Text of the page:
It’s not about you

Richard Pryor

Photo of Richard Pryor by Alan Light

Last week’s Quote of the Day by George Bernard Shaw got me to thinking about the dark forces behind the creative process. I believe every artist tries to work out unresolved issues in their lives through their art. Tom Petty, Robin Williams, David Sedaris, and Stephen King, just to name a few, sought redemption from childhood pain in their work. Would the sparks between Scarlett O’Hara and Rhett Butler have been so believable had Margaret Mitchell not been abandoned by her first husband? I doubt it.

And yet, the best artists don’t just shake their fists at a cruel, unjust world; they create something that breathes and moves. Their pain drives them to create art that inspires people. The focus of great art is not the author but the audience.

Stand-up comic Tiffany Haddish learned this lesson from none other than Richard Pryor when she was performing at the Laugh Factory Comedy Camp:

I was on the stage telling jokes and he says, “Stop! Stop! What are you doing?” I said, “I’m telling a joke,” and he says, “No, you’re not!” He said, “Look, people don’t come to comedy shows because they want to hear about your problems, or politics or religion. They come to have fun, so when you’re on stage, you need to be having fun. If you’re having fun, the audience is having fun.” And then as I got older I started realizing, “Oh man, I’m trying to do this in everything in life because once I started having fun onstage, you know, people were nice to me. People were kind; it was easier to move forward.”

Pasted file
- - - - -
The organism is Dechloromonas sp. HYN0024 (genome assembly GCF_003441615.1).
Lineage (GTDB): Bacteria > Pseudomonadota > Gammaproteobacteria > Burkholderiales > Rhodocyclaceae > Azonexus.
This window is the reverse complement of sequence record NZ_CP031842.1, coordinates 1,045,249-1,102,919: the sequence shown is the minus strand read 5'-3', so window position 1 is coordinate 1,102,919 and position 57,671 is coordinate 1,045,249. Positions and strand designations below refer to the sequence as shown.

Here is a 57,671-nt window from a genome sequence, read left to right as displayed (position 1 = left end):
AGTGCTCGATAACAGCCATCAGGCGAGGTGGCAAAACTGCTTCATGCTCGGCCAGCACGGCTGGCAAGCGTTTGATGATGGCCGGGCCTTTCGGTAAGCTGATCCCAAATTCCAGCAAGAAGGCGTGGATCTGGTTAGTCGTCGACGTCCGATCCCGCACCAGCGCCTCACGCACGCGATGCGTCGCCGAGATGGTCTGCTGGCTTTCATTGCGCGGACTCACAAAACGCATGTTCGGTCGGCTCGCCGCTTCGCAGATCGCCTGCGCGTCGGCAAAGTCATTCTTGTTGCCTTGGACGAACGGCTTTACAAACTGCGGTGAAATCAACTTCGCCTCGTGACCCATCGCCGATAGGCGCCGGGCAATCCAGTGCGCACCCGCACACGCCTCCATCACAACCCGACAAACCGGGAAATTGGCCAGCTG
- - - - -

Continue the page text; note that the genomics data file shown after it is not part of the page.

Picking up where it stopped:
As George Bernard Shaw advised, “Be a force of nature instead of a feverish, selfish little clod of ailments and grievances complaining that the world will not devote itself to making you happy.” Tiffany Haddish was lucky enough to learn this from one of the comic greats. The same lesson applies to writers.

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12 thoughts on “It’s not about you”

  1. A splendid insight for anyone, especially those seeking to create enjoyment for others. Sometimes it’s too easy to indulge in what we, the creators, get from the process, rather than in what we’re offering to others.

    The irony being that it’s in the latter, rather than the former, that success, both material, and personal, is found. Thanks!

    Liked by 1 person

  2. “Be a force of nature instead of ….” loved this, and your thoughts on this site. must spend some more time just reading. Thank you for also visiting my blog, unsure when, but I followed your profile and got here. Apologies for not having connected earlier, and thank you for some amazing shares here.

    Like

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